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Supercharge, J-Charge, or Emergency Charge?

Updated: Oct 25


Written by a BEV member


Now that I’ve got an electric car (or close to it), how do I plug it in? Plug it in like a toaster? Where can I “gas up” quickly on the road, so to speak?


Plugging in an electric vehicle (EV) is very different than it was 20 years ago. Early EV standards included different plugs and paddles, but no universal standard. Today, we finally have one common standard for most EV charging, but there are still a few tips and tricks to know about fueling up your electric car.


EV Lingo:


Electric Vehicle Charger: The device that actually performs charging of the battery in the car. In many cases, the car’s onboard charger is doing the charging. Fast chargers are typically located outside of the vehicle in larger pedestals such as the Tesla supercharger and Chademo chargers. In practice, “Charger” and “EVSE” are often used interchangeably to describe a “filling station” for EVs.


Electric Vehicle Service Equipment (EVSE): A device that connects an electric vehicle to a live power supply. Think of it as an automatic safety switch for connecting your car to the grid. EVSEs have safety features like ground fault interruption and arc fault interruption, as well as special communication features that allow the vehicle to signal when it’s ok to turn on the juice.


Standard Plugs

EV charging systems are divided into three “levels” that provide slow, average, and fast charging methods for getting the battery filled up. Charging can be as fast as 30 minutes, or as long as 12 hours or more, depending on the Level and the need.


Level 1: The Home Outlet

Level One charging is also known as “emergency charging” or “slow charging”. Level One is equivalent to a home wall outlet, 120 volts and 16 amps, or around 2000 watts. Level One charging takes a long time for even the most basic EVs, and is often used when the car will be parked for a long time in the same place. EVs are also typically equipped with a portable Level One charger that is used for emergencies or off-the-beaten-path travel.


Level 2: The J Charger

Level Two chargers are the universal standard that all modern electric vehicles in the US are designed to work with. The J1772 standard that these units are designed to allows up to 80 amps of charging, but the majority of chargers are capable for up to 32 amps of continuous charging power, with some limited to 16 amps. Voltage is 208 or 240 volts, which means up to 7680 watts of charging power. Also called “EV Plug”.


Level 3: Fast DC Charging

To simulate a charge experience that is comparable to a gasoline “fill-up”, the charge has to happen quickly, in 5-30 minutes. A few technologies allow this type of charging, and the vehicle must be equipped to handle the fast-charge. Three standards currently dominate this landscape for personal vehicles: Chademo, SAE Combo, and Tesla Supercharger. In all cases, the charger is actually outside of the vehicle, in a much larger charging system that are often installed in multi-unit banks of chargers.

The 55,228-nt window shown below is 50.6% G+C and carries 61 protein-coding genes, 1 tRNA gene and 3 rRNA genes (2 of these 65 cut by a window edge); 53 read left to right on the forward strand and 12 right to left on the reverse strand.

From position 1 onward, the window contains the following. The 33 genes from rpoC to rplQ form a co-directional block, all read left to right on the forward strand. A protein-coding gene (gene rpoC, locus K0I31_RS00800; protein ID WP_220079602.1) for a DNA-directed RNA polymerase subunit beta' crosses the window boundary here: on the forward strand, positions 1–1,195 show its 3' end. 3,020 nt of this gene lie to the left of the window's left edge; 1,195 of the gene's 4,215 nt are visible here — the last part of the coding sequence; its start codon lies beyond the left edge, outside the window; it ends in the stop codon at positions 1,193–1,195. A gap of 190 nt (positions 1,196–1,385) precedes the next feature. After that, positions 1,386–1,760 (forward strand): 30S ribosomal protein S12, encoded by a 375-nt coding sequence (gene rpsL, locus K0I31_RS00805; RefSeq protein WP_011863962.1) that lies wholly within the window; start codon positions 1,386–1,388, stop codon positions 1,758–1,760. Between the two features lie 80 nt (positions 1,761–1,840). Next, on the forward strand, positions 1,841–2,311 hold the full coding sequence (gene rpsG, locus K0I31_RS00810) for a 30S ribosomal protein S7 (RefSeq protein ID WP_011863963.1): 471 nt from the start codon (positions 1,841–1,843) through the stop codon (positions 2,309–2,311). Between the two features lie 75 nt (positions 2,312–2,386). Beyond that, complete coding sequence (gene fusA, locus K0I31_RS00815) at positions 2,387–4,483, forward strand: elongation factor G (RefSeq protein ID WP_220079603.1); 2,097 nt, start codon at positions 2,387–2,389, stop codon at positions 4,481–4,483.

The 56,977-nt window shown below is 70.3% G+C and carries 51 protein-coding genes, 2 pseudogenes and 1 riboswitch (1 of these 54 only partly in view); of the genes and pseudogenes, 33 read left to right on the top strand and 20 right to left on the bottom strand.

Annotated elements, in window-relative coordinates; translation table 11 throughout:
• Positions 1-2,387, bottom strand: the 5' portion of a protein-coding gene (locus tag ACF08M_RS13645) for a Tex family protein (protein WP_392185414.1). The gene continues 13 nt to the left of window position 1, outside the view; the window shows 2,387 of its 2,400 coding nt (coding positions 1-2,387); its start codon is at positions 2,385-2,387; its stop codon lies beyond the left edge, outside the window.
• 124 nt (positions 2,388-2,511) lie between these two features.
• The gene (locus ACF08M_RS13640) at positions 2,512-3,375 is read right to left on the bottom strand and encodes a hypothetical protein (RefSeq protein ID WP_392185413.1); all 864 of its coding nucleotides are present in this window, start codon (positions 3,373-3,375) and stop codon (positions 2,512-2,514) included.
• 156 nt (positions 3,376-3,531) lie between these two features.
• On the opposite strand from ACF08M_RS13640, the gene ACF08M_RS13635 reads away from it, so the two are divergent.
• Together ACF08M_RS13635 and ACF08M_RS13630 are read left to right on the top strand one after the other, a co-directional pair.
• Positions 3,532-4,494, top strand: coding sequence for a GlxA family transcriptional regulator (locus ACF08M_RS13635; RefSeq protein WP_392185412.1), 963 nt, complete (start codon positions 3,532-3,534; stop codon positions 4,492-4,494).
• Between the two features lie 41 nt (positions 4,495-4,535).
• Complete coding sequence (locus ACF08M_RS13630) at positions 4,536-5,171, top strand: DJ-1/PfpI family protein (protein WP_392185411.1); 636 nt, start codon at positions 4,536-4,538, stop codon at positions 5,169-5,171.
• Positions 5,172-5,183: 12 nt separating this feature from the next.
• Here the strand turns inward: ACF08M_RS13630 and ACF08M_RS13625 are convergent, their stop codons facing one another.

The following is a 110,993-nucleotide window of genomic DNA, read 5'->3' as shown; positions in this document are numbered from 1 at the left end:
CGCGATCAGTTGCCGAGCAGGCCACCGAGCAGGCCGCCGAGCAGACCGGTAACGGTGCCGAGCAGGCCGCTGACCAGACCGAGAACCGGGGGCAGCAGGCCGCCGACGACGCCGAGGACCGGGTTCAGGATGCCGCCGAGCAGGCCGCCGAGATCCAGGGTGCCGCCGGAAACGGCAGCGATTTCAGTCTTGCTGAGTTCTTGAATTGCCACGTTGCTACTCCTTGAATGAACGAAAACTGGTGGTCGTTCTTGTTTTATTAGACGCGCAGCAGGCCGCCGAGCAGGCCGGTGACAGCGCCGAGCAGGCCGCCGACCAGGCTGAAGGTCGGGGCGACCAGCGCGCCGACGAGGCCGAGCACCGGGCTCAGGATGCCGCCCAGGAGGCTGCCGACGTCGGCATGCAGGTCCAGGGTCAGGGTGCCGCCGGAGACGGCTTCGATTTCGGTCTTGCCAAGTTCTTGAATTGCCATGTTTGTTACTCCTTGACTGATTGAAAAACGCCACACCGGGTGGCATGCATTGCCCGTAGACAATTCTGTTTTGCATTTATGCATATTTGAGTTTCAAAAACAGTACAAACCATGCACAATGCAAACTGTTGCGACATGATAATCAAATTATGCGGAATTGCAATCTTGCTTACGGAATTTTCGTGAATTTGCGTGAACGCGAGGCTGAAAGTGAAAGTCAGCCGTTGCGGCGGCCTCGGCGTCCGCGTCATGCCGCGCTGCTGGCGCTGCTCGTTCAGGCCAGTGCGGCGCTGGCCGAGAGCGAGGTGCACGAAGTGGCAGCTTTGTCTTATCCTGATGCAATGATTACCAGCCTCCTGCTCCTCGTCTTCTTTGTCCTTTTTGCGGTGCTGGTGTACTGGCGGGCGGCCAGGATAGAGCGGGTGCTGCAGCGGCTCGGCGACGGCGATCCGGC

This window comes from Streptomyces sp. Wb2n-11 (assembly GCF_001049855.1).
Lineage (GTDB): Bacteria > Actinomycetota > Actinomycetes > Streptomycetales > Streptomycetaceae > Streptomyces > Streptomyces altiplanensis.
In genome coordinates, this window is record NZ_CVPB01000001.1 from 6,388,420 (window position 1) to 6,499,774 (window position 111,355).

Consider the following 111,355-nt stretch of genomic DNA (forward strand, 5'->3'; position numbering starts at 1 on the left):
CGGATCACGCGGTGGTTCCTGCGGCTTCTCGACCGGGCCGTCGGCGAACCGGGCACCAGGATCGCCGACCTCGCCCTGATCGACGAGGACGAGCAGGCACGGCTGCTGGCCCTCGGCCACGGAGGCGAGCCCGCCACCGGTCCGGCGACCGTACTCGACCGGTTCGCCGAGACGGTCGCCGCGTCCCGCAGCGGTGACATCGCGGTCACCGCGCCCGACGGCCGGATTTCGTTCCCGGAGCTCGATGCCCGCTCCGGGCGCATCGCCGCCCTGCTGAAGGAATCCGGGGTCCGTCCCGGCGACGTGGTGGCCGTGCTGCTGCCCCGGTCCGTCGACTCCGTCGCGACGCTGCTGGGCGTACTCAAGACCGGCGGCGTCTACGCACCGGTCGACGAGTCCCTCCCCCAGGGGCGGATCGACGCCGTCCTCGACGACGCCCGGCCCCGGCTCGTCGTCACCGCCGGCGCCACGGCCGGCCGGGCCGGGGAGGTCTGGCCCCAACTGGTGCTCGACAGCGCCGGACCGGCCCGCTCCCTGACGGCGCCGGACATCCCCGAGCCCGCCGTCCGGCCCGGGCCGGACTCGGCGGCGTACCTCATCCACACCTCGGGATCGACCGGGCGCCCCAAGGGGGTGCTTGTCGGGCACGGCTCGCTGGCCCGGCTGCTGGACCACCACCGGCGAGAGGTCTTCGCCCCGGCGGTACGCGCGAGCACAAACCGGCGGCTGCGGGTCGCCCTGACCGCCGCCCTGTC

Chademo is the original fast-charge technology, developed in Japan by Mitsubishi and Nissan, and used primarily in Japanese model vehicles. Japan has the world’s most extensive network of fast-chargers using Chademo, and adapters are available to convert from Chademo to Tesla. The Chademo standard is often used to charge up to 120kW.

SAE Combo is the newest fast-charging technology, building on the SAE J1772 universal standard Level 2 charger. SAE chargers are available on non-Japanese and non-Tesla vehicles that are built to handle fast charging, including BMW, Chevrolet, Mercedes, and many more. No converters currently exist to adapt Combo chargers to other standards.


Tesla’s Supercharger network is the country’s most advanced in quantity and distribution. Most major interstates have Superchargers every 150-170 miles, enough to provide 20-50 minute fill-ups for any model Tesla available. This allows an owner to reliably travel cross-country using the company’s own network, and plan the trip using on-vehicle mapping software.


While many Fast-DC charge sites will feature one standard, some manufacturers such as ABB offer Fast-DC charging units that feature all three of these standards to provide the most accessibility to EV owners.


How do I find chargers?

There is no definitive source for all charging stations, just as there is no complete source for gas stations. But there are sites that people can register their own charging points, and these sites show the vast majority of publicly-accessible charging units. Here are a few:

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